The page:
Supplementing Selenium - Full Article

By Clair Thunes, PhD
Jan 11, 2016

Q. I live in an area that’s selenium deficient. Why is selenium important for my horse’s health, and what is the best way to supplement it in his diet?

A. Selenium is a trace mineral, meaning that it is required in the horse’s diet in trace amounts measured in milligrams. Examples of other trace minerals include copper, zinc, iron, manganese, and iodine. In comparison macrominerals—such as calcium, phosphorous, magnesium, sodium and potassium—are needed in gram quantities.

Even though selenium is needed in tiny quantities it plays a number of very important roles...

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Monday, January 11, 2016

10 Learning Theory-Based Horse Training Principles - Full Article

By Alexandra Beckstett, The Horse Managing Editor
Sep 28, 2015

Andrew McLean, PhD, BSc, Dipl. Ed, renowned horse trainer and head of the Australian Equine Behaviour Centre, in Victoria, first presented his evidence- and learning theory-based principles of horse training in 2006. Since then he’s been refining and retooling them as he discovers more ways to promote equine welfare.

“It’s not about turning horse training into a science,” he explained, “but, rather, understanding, defining, and measuring what we possibly can.”

McLean presented a revised version of his training principles at the 11th International Society of Equitation Science Conference, held Aug. 6-9, in Vancouver, British Columbia. They are as follows:

1. Train according to the horse’s ethology and cognition...

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Sunday, January 10, 2016

Your horse - Shave and a haircut ...should you? - Full Article

Lauren Fraser on May 08, 2012

Do you prefer your horse clean shaven, and tackle every stray hair with scissors, pulling comb, or clippers? Or are you in the “wild and wooly” camp, whose members sport shaggy beards, hairy fetlocks and whiskery chins? Whichever grooming club you belong to, you may want to reconsider trimming a certain part of your horse’s body the next time the urge to tidy things up overcomes you.

The horse is a highly perceptive prey animal, that relies on the information he receives from all of his senses to survive. Even though the majority of us are working with horses that have been domesticated, they still retain all of the instincts of their feral and wild cousins, and understanding how they perceive their world gives us valuable information to interpret their behavior. In addition to their other senses, horses rely heavily on their sense of touch to survive as a species. As many horse owners can attest, horses make quick decisions (and sometimes have fast reactions) when something unexpected touches them. The sensitivity along their sides is even greater than that of our own fingertips. Nature tends to not create superfluous items on animals, so seemingly everything on the horse probably serves a purpose. To many people, those wiry, long hairs that protrude from around the horse’s eyelids and muzzles are considered an eyesore or a nuisance. Some over-zealous owners attack them regularly with clippers or scissors, without a second thought. But perhaps you should, as their function matters to the horse...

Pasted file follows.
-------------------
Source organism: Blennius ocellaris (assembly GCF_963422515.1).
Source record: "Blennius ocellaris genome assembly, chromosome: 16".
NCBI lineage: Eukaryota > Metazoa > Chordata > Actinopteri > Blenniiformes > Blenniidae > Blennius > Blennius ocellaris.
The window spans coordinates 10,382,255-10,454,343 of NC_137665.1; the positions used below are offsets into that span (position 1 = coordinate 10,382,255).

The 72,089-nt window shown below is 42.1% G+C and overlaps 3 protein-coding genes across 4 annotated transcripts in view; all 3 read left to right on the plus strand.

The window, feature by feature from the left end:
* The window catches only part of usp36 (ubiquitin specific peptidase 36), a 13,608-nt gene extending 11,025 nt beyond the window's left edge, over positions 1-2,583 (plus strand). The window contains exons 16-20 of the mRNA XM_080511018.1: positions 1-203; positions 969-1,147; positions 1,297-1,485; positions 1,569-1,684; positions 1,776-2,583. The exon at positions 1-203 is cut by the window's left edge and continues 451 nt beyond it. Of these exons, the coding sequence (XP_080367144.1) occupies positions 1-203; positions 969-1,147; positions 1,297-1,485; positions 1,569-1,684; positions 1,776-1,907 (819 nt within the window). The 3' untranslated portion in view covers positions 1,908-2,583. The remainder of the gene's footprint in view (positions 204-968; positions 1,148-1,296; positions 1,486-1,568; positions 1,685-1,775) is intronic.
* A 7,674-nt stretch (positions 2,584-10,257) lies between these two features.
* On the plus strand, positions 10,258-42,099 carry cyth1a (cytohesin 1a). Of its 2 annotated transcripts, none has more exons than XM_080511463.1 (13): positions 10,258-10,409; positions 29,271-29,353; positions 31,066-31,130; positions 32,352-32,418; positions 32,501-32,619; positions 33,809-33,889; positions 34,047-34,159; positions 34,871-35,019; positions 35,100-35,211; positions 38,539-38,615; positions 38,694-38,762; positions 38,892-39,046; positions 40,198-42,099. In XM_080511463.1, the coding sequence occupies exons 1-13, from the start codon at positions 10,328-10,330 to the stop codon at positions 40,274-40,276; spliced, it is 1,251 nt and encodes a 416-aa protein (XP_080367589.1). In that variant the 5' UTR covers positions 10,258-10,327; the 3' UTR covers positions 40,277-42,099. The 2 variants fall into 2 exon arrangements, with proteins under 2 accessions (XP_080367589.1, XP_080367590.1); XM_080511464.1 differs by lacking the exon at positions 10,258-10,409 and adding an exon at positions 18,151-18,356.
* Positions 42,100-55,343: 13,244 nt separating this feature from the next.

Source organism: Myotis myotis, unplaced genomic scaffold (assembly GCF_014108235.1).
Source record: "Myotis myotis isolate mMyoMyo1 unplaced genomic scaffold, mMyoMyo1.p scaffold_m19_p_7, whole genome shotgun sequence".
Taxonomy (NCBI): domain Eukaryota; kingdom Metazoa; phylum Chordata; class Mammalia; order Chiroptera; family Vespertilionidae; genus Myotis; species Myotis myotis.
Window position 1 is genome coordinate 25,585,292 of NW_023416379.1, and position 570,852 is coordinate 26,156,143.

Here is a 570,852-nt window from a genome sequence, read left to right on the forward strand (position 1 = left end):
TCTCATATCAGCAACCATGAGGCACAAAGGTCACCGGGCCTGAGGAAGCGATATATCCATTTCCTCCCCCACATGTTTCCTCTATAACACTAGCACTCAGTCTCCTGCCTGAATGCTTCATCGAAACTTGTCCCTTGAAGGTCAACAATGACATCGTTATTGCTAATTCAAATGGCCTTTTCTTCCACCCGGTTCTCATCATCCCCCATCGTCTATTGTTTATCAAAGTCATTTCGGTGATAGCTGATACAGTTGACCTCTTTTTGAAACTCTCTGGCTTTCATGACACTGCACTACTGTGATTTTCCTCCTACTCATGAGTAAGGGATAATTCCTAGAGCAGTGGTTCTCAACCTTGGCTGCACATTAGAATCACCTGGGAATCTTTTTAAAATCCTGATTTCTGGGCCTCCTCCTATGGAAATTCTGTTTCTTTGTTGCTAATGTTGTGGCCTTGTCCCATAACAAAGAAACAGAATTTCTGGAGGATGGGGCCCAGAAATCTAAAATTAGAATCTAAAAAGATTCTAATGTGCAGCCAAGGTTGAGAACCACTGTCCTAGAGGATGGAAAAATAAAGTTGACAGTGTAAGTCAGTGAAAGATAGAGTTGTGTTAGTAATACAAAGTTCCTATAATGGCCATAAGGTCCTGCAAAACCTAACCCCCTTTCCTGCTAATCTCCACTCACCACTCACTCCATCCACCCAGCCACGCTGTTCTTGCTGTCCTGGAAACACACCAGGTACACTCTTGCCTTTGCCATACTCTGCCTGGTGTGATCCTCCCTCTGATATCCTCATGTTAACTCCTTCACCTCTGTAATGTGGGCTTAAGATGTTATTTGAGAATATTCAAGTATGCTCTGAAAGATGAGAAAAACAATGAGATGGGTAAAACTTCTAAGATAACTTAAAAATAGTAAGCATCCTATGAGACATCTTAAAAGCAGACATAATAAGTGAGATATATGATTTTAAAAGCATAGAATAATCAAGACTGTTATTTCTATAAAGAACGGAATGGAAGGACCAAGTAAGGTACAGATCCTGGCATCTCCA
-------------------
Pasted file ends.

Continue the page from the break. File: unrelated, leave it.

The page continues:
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Wednesday, January 06, 2016

Blister Beetles and Alfalfa: A Potentially Lethal Mix - Full Article

By Equine Disease Quarterly
Jan 2, 2016

Blister beetles belong to a family of plant-feeding insects (Meloidae) that produce cantharidin, a toxic defensive chemical. Contact with it in the blood of live or dead beetles causes blistering of the skin or mucous membranes of sensitive mammals, especially horses. Cantharidin is stable and remains toxic in dead beetles for a long time, so animals can be poisoned by eating crushed beetles in cured hay.

The severity of the reaction depends upon the amount of cantharidin ingested and the size and health of the animal. The lethal dose for livestock is estimated to be 0.45 to 1.0 mg of the chemical per kilogram of body weight...

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Tuesday, January 05, 2016

The innovators: the Irish entrepreneur putting design in the saddle - Full Article

Shane Hickey
Sunday 3 January 2016

In a sport steeped in tradition, Martin Ryan has seen the occasional raised eyebrow at first sight of his new design for a horse’s saddle. Unlike other sports, such as golf or cycling, where new technologies have been embraced, the world of equestrian events has remained largely static, resulting in a saddle that has not changed for centuries, he says.

His attempt to bring horseriding into the 21st century comes in the form of the lightweight Bua saddle, a new take on the seat that uses modern materials and production techniques. In effect, it creates two saddles: one that fits the rider, and a second that both better fits the animal and allows it to move more freely.

“I was using perfectly good saddles, but they weren’t particularly comfortable. People didn’t really ask questions of them because they were there for so long that they had just become a norm,” the Irish designer says...